The long-awaited arrival of these two books thwarted an existing reading itinerary. His Palace of Dreams that warn against authorities who take away even the freedom of dreams was enough to make me want to read more after that first Ismail Kadare experience in 2021.
Why the inaugural winner of the International Booker Prize is not as widely read as other foreign authors in this part of the world puzzles me, especially when his stories continue to be remarkably resonant. When his allegories of tyrannies and his parables about the threats of imperialism are redolent of current events, I think we should all be reading a Kadare or two.
Curious as to how it would resemble or differ from The Bridge on the Drina, a novel by another Balkan literary giant, Ivo Andrić, I was eager to cross The Three-Arched Bridge. While I love Andrić’s rich and lengthier novel, Kadare’s has the surprising texture of a fable that makes it easier to read despite the dark subject matter.
It is 1377, Byzantium is in decline, and the new Turkish state is a looming threat to the Balkans. A bridge is being built somewhere in the peninsula and Gjon the Monk decides to tell its story, “To stop them spreading truths and untruths about this bridge in the eleven languages of the peninsula… to record the lie we saw and the truth we did not see and to put down both the daily events that are as ordinary as stones and also the major horrors, which are about as many in number as the arches of the bridge.”
The construction of the bridge encounters various obstacles and seems to be cursed. The setbacks lead to the recalling of an old Illyrian legend where immurement as sacrifice for the completion of a castle was necessary. In due course, an immurement is committed for the success of the bridge: A chilling metaphor for the new worlds and ideals founded on blood and, perhaps, a disturbing reminder of what is often sacrificed in the name of progress.
The writing left a significant impression on me, once again, that I jumped straight into the fray of The Siege wherein I felt amazed to have been held in thrall by the intricacies of fifteenth century military strategies. The “necessary” presence of architects, engineers, poets, chroniclers, astrologers, and the harem on the battlefield adds to the madness of war. Warfare might have evolved greatly since then, but man hasn’t. The Kadare straightforward with his prose is suddenly generous with details and delightfully ridicules war and testosterone, bringing to mind a line from Svetlana Alexievich who wrote, “War smells of men.”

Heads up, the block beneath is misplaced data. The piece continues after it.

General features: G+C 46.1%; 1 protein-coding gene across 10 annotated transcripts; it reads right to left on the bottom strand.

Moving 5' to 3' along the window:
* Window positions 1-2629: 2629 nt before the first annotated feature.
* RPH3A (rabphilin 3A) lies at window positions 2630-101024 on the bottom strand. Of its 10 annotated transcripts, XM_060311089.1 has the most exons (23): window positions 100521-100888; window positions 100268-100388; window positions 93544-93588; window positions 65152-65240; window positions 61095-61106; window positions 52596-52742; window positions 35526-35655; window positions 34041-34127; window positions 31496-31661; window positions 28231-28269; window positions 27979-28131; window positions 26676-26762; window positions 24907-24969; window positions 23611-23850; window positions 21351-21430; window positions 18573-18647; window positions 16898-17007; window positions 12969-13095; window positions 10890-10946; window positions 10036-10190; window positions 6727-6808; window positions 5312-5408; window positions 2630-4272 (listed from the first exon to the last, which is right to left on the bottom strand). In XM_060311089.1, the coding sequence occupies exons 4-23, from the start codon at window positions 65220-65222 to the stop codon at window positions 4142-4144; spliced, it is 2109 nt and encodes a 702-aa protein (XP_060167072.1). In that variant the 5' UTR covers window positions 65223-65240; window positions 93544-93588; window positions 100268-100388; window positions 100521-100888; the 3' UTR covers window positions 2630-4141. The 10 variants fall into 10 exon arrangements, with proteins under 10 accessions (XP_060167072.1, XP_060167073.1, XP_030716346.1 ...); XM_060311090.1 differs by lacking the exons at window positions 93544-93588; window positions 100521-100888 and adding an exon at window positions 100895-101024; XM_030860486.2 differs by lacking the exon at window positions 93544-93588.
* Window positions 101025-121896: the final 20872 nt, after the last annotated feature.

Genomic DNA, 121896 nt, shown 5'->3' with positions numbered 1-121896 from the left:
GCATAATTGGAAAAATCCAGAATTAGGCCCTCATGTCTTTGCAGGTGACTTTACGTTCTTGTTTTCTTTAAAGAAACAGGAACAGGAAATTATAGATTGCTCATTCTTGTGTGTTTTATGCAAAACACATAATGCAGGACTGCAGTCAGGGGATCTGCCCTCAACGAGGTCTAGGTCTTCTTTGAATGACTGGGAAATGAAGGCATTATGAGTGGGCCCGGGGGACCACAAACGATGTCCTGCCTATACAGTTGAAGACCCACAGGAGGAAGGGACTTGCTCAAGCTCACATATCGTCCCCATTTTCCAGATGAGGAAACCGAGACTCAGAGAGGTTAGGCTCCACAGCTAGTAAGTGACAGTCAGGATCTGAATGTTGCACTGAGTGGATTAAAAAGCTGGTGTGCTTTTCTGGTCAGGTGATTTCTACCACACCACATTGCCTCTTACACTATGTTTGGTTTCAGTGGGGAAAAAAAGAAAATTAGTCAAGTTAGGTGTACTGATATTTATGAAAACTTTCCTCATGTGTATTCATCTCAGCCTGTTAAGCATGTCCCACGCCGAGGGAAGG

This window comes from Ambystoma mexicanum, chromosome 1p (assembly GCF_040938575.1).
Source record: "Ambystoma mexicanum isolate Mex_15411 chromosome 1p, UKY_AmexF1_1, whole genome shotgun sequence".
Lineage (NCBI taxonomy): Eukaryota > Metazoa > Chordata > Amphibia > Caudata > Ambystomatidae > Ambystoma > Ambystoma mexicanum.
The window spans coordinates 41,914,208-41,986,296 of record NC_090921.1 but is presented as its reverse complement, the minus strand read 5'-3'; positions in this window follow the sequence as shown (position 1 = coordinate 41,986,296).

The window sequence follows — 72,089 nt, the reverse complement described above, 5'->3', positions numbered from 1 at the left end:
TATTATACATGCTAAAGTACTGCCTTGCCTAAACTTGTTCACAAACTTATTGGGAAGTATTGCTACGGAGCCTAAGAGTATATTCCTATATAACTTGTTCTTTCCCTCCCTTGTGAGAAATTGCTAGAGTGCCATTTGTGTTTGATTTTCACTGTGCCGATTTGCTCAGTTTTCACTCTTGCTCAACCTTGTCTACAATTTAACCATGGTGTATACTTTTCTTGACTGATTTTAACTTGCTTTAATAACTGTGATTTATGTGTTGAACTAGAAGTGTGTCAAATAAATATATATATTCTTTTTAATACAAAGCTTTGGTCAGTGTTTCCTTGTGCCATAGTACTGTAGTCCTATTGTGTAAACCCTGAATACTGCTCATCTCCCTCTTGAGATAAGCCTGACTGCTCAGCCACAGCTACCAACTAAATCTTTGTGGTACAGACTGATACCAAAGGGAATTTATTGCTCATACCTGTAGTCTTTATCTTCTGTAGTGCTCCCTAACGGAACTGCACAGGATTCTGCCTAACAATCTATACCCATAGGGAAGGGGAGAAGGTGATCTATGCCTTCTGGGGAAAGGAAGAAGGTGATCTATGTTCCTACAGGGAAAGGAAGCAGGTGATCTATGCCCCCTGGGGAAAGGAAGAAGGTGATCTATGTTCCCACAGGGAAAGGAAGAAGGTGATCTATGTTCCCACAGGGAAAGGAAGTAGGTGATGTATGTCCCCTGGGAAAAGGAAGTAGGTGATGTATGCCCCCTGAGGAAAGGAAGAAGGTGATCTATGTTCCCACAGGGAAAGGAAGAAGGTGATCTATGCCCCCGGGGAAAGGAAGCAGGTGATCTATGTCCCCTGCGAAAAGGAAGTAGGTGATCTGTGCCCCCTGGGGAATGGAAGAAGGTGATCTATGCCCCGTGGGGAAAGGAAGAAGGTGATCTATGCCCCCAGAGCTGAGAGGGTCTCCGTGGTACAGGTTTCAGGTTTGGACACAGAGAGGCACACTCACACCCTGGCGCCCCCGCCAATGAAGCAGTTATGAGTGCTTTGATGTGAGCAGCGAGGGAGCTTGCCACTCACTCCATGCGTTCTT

What it has in common with The Three-Arched Bridge is that both books are seen through the eyes of chroniclers, opening a window to how history is written and made. The Siege unfolds through the impressions of Mevla Çelebi for the Ottoman camp (which probably alludes to real-life Ottoman traveller and writer, Evliya Çelebi), and an unnamed observer in the besieged Christian citadel.
In another twist of creativity that makes this my favorite among the three Kadares I’ve read so far, the narrative is focused on the besiegers, and with this brilliant move we are made privy to the thoughts and intents of those who intend to conquer or wipe out an entire people — “We could take their language,” or their religion: “You can’t call a country conquered until you have conquered its heaven… everything that has to do with the soul.”
Trust Kadare to embed a powerful message in an easily overlooked passage, a lesson in what a people must guard and defend — Everything that has to do with the soul.